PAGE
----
That whispy thread of disquietude is one of the most masterful things about the Ruthless Duchess Dorothea. It’s not just the expectation set by the name: these smells convey a caliber of comfort that can only come from money and power.
The contemporary Duchess has the best of everything in her elegant suburban home. She burns tasteful Diptyque candles and laughs about how she can only wear cashmere sweaters, ordinary wool is just too itchy. (She doesn’t even entertain the possibility of acrilic or, lord forbid, polyester). Her kids get good grades and dance and play sports and somehow the house is always impeccably clean.
Dorothea is WASP-y, influential, and more put-together than you. She’s an impossible ideal of a housewife, and she has the entire Homeowner Association wrapped around her little finger.
It all makes me a little uneasy. I don’t trust Dorothea, the same way frat bro style blue fragrances (like Giorgio Armani’s Acqua Di Giò Profondo or, to a lesser extent, YSL’s Y Eau de Parfum) put me on edge. People who smell like this might look safe and cozy and warm on the outside, but you get the feeling they’re hiding something. They laugh at you behind your back as they gentrify your neighborhood. They think they’re better than you, smarter and cleaner and far more refined, even as they gush over how authentic or rustic or charming your place is.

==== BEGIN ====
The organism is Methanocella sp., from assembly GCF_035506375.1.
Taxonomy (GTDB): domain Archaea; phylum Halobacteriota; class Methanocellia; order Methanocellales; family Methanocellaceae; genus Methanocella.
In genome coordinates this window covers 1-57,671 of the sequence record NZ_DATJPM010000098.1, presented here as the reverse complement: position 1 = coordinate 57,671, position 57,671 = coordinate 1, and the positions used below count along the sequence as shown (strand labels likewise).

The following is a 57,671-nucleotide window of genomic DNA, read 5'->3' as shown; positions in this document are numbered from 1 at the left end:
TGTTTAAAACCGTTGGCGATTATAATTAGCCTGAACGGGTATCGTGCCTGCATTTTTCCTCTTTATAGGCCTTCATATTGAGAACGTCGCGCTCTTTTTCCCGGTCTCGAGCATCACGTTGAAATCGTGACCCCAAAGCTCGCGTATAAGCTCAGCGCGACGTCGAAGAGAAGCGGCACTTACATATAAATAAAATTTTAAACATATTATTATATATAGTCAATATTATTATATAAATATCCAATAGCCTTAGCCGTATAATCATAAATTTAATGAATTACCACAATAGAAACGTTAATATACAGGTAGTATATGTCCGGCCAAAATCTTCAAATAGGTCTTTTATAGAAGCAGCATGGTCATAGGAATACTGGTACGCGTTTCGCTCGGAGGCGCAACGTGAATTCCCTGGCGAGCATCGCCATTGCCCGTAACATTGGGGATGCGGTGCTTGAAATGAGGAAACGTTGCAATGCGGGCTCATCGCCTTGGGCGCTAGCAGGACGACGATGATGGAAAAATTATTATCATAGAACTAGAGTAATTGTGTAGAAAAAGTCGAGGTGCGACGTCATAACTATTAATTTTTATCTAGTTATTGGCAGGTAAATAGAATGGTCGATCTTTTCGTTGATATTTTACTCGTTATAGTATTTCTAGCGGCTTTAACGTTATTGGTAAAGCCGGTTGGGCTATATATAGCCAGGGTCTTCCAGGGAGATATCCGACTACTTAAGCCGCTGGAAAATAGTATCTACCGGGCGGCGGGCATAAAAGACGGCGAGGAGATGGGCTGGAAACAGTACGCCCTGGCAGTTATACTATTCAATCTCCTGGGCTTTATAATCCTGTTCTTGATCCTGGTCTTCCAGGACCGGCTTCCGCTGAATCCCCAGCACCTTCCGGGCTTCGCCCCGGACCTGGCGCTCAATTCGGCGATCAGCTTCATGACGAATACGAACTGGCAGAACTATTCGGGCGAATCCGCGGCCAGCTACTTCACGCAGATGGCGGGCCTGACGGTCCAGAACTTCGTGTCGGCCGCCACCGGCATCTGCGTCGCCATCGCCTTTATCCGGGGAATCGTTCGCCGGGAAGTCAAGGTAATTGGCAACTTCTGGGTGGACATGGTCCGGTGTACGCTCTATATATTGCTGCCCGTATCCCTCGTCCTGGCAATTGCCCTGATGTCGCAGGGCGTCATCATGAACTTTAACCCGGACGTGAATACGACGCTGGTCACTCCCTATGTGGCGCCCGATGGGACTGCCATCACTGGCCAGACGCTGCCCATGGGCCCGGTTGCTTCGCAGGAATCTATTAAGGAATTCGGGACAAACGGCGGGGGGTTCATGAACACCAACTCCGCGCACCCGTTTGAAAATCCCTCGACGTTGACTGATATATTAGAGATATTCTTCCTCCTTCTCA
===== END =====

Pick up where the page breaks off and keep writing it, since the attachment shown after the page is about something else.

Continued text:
But this is a snobby WASP mother you’re a little bit in love with. Dorothea seduces you with her many creature comforts. She’s a little too sweet, a little too proper, her whole house looks and smells a little too much like money, but isn’t it nice having someone take care of you?
She makes you feel at home and at ease, loosens you up, gets you laughing along to her stories about soccer practice.
And then she poisons your Sauternes.
The whispers of Duchess Dorothea are self-assured and powerful. I tell myself she is not for me, that she is not right for me, that she’s too fickle and grand in her tastes, too pricey and high-maintenance.
And yet… I keep waking up hearing her calling my name from a dream again.